Re: making old text publicly available on the web

Murray Altheim (
Fri, 7 Jul 1995 17:57:07 -0400

Dan Riley ( wrote:
> (Murray Altheim) writes:
>> Thorvaldur Gunnlaugsson ( writes:
>> >There is lots of text around which could be made accessible
>> >on the web but nobody has the time to mark up.
>> >Frequently the only structure this text has is tabs and
>> >formfeeds. HTML should support formfeeds in <PLAINTEXT>
>> >so this little structure there is present in this text
>> >does not get lost on the web.
>> Unfortunately, PLAINTEXT is deprecated in HTML 2.0 and beyond, so you would
>> be forced to put the entire document into a number of PRE elements.
>Maybe I'm missing something here--if the documents aren't HTML, why
>try to serve them as Content-Type: text/html? Plain text, it seems
>to me, ought to be served as Content-Type: text/plain -- that is what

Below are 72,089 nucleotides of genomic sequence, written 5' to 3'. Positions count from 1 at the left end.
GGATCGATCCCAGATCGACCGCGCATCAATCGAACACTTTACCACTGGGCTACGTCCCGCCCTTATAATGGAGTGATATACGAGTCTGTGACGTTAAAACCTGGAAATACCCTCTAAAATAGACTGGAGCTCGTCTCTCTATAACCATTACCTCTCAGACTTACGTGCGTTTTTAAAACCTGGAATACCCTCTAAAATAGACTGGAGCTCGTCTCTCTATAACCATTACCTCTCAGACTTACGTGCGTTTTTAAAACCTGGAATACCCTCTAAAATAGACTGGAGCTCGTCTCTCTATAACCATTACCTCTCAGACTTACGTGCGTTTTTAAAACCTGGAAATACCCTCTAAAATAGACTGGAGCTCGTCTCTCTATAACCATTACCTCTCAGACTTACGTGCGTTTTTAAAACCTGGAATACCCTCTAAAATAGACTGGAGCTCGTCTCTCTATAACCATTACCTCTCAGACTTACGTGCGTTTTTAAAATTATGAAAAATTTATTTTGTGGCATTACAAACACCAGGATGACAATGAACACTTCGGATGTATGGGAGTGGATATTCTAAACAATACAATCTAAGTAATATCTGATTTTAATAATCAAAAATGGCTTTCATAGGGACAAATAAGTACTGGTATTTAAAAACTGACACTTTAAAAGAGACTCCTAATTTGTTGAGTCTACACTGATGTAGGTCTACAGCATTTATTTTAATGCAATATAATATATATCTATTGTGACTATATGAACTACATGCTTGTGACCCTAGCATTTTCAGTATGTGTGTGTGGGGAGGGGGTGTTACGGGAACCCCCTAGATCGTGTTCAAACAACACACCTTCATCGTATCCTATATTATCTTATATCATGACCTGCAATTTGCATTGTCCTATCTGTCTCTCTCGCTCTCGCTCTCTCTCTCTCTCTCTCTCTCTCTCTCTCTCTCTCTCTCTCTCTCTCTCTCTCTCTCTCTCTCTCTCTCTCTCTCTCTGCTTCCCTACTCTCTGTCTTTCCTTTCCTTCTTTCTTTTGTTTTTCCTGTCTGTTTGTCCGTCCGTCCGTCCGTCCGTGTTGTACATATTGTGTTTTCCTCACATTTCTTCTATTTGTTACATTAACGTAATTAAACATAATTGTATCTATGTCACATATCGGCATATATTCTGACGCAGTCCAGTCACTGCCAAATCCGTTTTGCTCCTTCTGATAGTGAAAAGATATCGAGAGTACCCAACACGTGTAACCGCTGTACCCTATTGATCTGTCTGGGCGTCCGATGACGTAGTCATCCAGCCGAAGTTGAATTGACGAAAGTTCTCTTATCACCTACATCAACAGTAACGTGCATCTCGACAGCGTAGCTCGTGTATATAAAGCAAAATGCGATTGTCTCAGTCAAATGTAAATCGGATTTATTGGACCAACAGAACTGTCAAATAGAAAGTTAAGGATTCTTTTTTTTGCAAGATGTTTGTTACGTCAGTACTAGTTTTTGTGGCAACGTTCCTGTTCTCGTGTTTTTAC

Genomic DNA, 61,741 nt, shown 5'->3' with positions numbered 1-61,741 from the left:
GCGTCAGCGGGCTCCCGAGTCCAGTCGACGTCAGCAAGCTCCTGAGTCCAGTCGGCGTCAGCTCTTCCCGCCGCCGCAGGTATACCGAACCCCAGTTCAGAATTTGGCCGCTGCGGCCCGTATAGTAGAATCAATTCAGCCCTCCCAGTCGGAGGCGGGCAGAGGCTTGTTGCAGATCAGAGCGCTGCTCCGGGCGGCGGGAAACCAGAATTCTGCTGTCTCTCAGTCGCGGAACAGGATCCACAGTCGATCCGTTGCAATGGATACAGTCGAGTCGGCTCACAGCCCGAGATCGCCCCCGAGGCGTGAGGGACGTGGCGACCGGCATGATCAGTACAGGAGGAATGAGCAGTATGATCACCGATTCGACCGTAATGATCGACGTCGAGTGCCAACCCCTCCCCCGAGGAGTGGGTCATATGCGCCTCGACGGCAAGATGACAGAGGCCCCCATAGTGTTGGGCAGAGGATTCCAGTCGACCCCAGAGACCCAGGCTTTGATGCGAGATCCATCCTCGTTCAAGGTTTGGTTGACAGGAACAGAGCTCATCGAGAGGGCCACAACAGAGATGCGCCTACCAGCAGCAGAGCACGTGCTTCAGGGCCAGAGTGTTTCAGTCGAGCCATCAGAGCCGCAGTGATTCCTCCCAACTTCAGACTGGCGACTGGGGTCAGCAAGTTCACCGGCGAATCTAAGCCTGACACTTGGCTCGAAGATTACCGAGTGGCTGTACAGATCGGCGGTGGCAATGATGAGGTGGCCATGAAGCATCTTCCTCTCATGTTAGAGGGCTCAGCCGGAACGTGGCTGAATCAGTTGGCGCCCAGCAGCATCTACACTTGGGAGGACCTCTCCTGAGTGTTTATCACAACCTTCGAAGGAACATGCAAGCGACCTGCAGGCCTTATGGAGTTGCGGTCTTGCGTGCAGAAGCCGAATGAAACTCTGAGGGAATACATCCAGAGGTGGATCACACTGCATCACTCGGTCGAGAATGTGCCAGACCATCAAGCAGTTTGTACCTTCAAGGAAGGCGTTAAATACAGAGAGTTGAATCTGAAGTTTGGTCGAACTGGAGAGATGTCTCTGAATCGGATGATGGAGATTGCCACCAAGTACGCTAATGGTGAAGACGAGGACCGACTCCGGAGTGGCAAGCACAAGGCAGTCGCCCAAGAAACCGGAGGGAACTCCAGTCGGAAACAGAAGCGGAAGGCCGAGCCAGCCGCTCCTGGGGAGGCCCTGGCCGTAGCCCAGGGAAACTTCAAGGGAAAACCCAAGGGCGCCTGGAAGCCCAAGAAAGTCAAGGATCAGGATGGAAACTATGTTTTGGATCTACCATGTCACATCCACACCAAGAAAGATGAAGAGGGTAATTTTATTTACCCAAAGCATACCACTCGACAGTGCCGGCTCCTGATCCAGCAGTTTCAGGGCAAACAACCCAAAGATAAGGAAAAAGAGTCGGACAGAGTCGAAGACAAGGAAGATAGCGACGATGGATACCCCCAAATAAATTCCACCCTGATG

>it is there for, and presumably that is why PLAINTEXT is deprecated.
>RFC 1521 is a little wishy-washy on formfeeds and tabs, at least for
>character set US-ASCII:

[description in RFC...]

You're not missing anything. I was only suggesting translation into HTML as
a method of creating breaks between sections or pages, as Thorvaldur had

>My reading of this is that a web browser ought to handle FF and TAB in
>text/plain in the traditional fashion. I don't know of any browsers
>that will page text/plain on formfeeds, but that is a quality of
>implementation issue that should be taken up with the browser authors,
>not an HTML issue.

As you point out, web browsers ought to handle text/plain with all of its
allowed controls properly. I've just never seen a browser that does. I
agree that formfeeds in text/plain is a browser issue, not one of HTML.
Perhaps you have pointed us to the solution of our discussion: directing
that features of non-HTML specific MIME types be implemented more
thoroughly by browser authors.


Murray M. Altheim, Information Systems Analyst
National Technology Transfer Center, Wheeling, West Virginia